The Peace Corps world has produced many fine writers over the past 50 years. The list is long, so I can’t name all the writers, and I won’t draw straws.  Tony Zurlo (Nigeria 1965-67), however, has been kind enough to send me his engaging and thoughtful essay on one of our real stars, Peter Hessler (China 1996-98), who has just published his third book on his host country.  This publication gives Tony, and all of us, a moment to look back on Hessler’s  books that, at least to me, demonstrate, once again, that the Peace Corps world of writers continues to produce a library of literature that enriches all are lives, whether we were in the Peace Corps or not.

Tony has his own China experience. He taught at Shijiazhuang Teachers College, Hebei Province, PRC, in 1990-91. A writer, he has published several books on Nonwestern cultures and history, including three books about China. Two new books of his poems will come out this summer: Go Home Bones, about the effects of war on families and society; and Dali’s Clock, Schrodinger’s Cat, and a Pair of Dice, about the chaos of life in this new age of quantum and string theory.

In this four-part (and two blogs) essay, Tony writes about Hessler and what he has to say about China from his first days as a PCV on the Yangtze River.

Hessler’s books are:

Country Driving: A Journey Through China from Farm to Factory
by Peter Hessler (China 1996-98)
New York: HarperCollins, 2010.
438 pages
$27.99 Hardback.

Oracle Bones: A Journey Between China’s Past and Present
by Peter Hessler (China 1996-98)
New York: HarperCollins, 2006.
507 pages
$15.99 paperback
 
River Town: Two Years on the Yangtze River
by Peter Hessler (China 1996-98)
New York: Harper Perennial, 2006 (first published 2001).
418 pages
$14.99 Paperback

Reviewed by Tony Zurlo (Nigeria 1964-65)

I: Hessler’s Trilogy

In what he calls a “longitudinal study–following a subject through time” (”About the Author,” River Town . . . P.S.  4), Peter Hessler has recorded the effects of China’s extraordinary economic expansion on the nation’s people. This is especially true of the second and third book of his  trilogy, Oracle Bones: A Journey Between China’s Past and Present and Country Driving: A Journey Through China from Farm to Factory.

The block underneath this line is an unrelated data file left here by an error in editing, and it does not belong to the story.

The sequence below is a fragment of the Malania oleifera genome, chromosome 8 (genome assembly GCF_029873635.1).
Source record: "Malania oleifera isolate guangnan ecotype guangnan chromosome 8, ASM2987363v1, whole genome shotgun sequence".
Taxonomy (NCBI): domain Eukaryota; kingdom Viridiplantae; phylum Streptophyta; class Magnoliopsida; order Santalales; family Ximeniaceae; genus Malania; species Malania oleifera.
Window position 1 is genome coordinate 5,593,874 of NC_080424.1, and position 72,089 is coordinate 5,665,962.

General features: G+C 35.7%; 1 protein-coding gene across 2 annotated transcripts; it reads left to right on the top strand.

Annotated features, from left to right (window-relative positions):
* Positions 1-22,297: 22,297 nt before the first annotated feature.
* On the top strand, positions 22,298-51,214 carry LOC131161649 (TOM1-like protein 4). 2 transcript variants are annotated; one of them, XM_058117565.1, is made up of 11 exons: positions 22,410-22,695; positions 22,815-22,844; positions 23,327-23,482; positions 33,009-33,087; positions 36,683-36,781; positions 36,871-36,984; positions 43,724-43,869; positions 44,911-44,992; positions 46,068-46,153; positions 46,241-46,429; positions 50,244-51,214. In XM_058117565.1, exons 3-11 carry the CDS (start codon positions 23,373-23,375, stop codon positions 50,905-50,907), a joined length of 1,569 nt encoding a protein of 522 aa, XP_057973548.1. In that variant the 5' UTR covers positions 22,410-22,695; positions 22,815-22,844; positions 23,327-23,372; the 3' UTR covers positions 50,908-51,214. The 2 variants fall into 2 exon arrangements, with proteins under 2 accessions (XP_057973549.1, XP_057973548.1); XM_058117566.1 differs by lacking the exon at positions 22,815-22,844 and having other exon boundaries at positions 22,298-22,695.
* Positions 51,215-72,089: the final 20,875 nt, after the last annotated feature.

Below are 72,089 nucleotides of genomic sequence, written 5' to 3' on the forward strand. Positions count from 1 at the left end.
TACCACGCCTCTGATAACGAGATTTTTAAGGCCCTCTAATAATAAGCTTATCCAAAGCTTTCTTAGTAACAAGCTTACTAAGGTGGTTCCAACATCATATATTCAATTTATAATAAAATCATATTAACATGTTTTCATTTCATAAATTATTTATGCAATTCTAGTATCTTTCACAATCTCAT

Writing about another culture requires a working knowledge of  the history, sociology, archeology, economics, and politics of the area. Then the author must evaluate this information in the context of how it fits into the overall human story. Even with these skills, the writer must possess unyielding curiosity, persistence, and patience, while maintaining the discipline of being the observer and the observed simultaneously.

Even with all of these skills and attributes, anyone hoping to go deeper than a weiguaren’s (people from outside the country) “view” of China must master Mandarin, one of the most difficult languages in the world.  By the end of his Peace Corps tour at Fuling Teachers College in 1998, Hessler was able to carry on conversations in Mandarin not only with his students but also with the local people.

Beyond these basic skills, the most difficult task, as expressed by Hessler himself, is explaining the “sense of transformation–constant, relentless, overwhelming change–[that] has been the defining characteristic of China during the past two decades” (”About the Author,” River Town . . . P.S. 5).

Peter Hessler accomplished his goal, and much more. His dynamic narrative presents personal stories of a people struggling with a “disillusionment with its own traditions” (Oracle Bones 416). He writes that by the time Deng Xiaoping began the reform period in 1979-80, “China was faced with the spiritual vacuum that had tormented the nation since the nineteenth century” (123). His skill in conveying the emotional and psychological realities of China’s search for an ideology to fill that spiritual vacuum is nothing short of brilliant.

II: Chinese Pragmatism